Article: PURSUE HEALTHY: Basic Exercise Routines Start with Lifestyle Changes

I don’t get enough sleep. I know that. I also don’t drink enough water and drink too much coffee. Can anyone else relate? Now, knowing these shortcomings, go ahead and implement a fitness routine sleep-deprived and dehydrated. What was once hard has just become harder, exhausting, and sometimes dangerous.

Sleep- and Water-Deprived

All of us can benefit from simple daily improvements that you wouldn’t think have as much of an impact on our fitness as they do. Sleep and water, what should feel autonomous, have become tasks, second-rate, non-priorities, even when our bodies are composed of 50-60 percent water and we spend approximately 30 percent of our lives sleeping. Instead, we supplement with pills, excess coffee, energy drinks, and other stimulants to pick up the slack. We can reap maximum benefit from the smallest amount of effort with a few key lifestyle changes.

Drink more water. Twelve ounces with each meal, upon waking, and prior to going to bed will give you about 60 ounces of water, just under the recommended amount of water the average person should consume per day.

Sleep more. If you find yourself sitting in front of the TV trying to fall asleep, stop wasting your time. Your body naturally releases a hormone called melatonin, which aids in helping you fall into a deeper sleep. TVs and other electronics have been proven to disrupt the natural release of melatonin. 

Prepare for today, yesterday. If you’re the early morning scrambler, rushing to get out the door at the last second, why are you starting your day with a nice dose of anxiety? Pack your lunch the night before, keep breakfast simple and satisfying, and use your morning to prepare your thoughts and plans for the day.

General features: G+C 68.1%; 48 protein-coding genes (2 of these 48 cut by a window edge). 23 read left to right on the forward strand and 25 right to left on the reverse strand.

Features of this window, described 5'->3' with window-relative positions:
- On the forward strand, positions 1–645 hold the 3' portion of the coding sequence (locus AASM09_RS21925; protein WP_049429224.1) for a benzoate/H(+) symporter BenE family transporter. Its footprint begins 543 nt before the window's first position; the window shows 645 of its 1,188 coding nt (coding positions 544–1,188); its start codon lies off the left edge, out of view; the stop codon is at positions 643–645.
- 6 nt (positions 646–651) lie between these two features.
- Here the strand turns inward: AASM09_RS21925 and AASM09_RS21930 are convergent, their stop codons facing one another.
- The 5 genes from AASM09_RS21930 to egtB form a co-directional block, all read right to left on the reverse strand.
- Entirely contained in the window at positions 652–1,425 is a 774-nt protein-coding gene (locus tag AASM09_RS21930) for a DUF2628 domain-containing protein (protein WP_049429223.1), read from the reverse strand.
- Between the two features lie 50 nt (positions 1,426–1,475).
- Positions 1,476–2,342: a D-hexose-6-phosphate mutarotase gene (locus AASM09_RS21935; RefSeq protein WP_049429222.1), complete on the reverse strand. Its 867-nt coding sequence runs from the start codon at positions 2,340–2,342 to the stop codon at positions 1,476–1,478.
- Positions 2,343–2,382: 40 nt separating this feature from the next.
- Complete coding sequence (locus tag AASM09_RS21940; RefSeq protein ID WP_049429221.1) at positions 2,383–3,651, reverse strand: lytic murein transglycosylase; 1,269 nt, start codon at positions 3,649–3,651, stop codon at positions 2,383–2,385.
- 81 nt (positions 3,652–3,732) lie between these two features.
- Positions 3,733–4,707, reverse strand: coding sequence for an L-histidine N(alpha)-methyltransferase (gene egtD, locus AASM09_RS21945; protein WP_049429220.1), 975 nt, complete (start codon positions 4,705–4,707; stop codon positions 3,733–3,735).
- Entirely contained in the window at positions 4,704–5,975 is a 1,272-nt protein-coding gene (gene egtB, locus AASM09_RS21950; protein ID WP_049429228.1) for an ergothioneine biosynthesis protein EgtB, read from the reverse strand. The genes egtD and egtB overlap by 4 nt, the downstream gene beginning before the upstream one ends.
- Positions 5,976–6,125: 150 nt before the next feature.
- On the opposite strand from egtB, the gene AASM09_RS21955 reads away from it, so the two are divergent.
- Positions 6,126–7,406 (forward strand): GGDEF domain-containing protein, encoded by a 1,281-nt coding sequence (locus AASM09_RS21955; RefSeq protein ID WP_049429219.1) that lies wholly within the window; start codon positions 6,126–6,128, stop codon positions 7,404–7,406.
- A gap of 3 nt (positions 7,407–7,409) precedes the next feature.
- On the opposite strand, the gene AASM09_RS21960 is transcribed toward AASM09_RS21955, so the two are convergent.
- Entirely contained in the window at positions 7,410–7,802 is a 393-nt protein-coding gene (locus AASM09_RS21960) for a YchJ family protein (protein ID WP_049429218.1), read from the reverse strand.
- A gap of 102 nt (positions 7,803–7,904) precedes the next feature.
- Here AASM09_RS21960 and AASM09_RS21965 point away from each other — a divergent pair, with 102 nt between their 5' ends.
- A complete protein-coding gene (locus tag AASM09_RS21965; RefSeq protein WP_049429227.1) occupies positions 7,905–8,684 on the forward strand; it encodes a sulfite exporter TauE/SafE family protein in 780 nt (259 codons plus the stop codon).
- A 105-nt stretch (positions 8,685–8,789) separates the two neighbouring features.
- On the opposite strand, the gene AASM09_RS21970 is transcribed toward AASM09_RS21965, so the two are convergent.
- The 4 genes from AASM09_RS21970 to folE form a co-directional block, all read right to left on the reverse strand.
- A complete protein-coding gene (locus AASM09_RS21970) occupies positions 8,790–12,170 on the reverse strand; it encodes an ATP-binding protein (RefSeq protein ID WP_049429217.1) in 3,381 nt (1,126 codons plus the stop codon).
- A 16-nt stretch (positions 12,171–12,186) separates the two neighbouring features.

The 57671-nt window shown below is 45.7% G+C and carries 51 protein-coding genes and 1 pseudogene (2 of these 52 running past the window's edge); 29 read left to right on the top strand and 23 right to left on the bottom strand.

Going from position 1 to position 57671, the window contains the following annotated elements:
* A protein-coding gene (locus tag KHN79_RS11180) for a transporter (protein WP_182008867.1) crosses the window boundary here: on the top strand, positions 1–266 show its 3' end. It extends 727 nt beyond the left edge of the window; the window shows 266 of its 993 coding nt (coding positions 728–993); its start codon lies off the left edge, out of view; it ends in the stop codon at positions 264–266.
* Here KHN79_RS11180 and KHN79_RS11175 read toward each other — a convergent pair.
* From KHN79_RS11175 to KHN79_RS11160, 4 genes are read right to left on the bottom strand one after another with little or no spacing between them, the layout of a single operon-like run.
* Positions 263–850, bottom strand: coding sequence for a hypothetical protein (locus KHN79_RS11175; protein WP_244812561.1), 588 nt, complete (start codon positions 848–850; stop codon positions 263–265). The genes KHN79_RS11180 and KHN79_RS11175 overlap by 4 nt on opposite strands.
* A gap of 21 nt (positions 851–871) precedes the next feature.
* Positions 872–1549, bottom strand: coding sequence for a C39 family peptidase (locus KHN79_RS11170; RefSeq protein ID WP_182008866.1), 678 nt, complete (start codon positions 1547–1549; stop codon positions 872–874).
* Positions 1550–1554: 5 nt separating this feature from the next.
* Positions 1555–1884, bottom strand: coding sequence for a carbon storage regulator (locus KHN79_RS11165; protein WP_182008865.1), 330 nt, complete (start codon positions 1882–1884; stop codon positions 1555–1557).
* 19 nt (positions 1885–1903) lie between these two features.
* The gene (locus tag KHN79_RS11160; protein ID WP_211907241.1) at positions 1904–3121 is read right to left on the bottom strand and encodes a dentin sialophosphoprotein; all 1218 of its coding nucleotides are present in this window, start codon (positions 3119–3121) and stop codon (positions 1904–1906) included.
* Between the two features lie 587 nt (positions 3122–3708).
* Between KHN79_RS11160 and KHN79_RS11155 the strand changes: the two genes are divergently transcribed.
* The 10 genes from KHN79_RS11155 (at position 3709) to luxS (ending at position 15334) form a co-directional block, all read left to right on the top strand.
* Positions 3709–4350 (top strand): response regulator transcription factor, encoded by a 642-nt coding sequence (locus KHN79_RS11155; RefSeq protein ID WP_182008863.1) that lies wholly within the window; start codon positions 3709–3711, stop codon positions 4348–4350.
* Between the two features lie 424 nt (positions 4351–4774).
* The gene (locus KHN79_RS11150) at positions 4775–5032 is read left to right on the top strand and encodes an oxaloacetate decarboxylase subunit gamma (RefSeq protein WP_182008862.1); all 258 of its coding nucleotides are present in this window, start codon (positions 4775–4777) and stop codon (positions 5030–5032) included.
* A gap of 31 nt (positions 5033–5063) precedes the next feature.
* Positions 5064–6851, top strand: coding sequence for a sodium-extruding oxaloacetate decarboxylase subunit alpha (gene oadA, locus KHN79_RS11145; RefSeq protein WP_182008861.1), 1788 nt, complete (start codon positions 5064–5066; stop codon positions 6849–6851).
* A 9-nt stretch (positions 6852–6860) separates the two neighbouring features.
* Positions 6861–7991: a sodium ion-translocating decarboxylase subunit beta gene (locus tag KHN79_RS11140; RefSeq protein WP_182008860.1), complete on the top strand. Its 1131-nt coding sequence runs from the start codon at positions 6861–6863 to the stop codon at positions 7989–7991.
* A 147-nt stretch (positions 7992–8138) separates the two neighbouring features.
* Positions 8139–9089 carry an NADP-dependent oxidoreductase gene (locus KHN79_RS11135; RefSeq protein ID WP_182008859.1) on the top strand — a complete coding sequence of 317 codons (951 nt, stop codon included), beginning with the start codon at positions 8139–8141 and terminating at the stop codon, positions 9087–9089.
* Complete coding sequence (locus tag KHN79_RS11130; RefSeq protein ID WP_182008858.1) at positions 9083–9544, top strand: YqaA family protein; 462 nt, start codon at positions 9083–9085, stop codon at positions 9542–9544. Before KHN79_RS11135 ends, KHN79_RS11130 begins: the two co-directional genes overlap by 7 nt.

Fitness and Implementing Change

Most individuals who have struggled with their fitness goals fall into two categories; lack of motivation or lack of knowledge. This isn’t a knock on anyone or meant to offend. Working out isn’t easy. Working out correctly is even more difficult. Adding in proper nutrition makes it confusing, and implementing lifestyle changes makes it painfully frustrating. 

As I mentioned above, lifestyle changes can be a simple segue into making long-term changes. A diet alone won’t get you the results you need. Neither will an exercise routine. Neither will increasing the amount of sleep you get or water you drink. 

The things I’ve listed need to work in conjunction with one another to establish a whole-health approach to fitness. Start small, start manageable. Use a glass of water per meal as a goal that you can achieve every day. Use a guideline of six to eight hours of sleep minimum to give you the energy you need to exercise. 

When I tackle a client’s fitness plan head on, I aim to show my client areas of their current lifestyle that they can improve. When times get tough, I support my clients by showing them the steps they’ve already taken to make improvements. When they’ve reached their goals, I congratulate them and shake their hand, because I’m not easy to put up with. 

Start small and appreciate the accomplishments. Start small and continue to pursue healthy.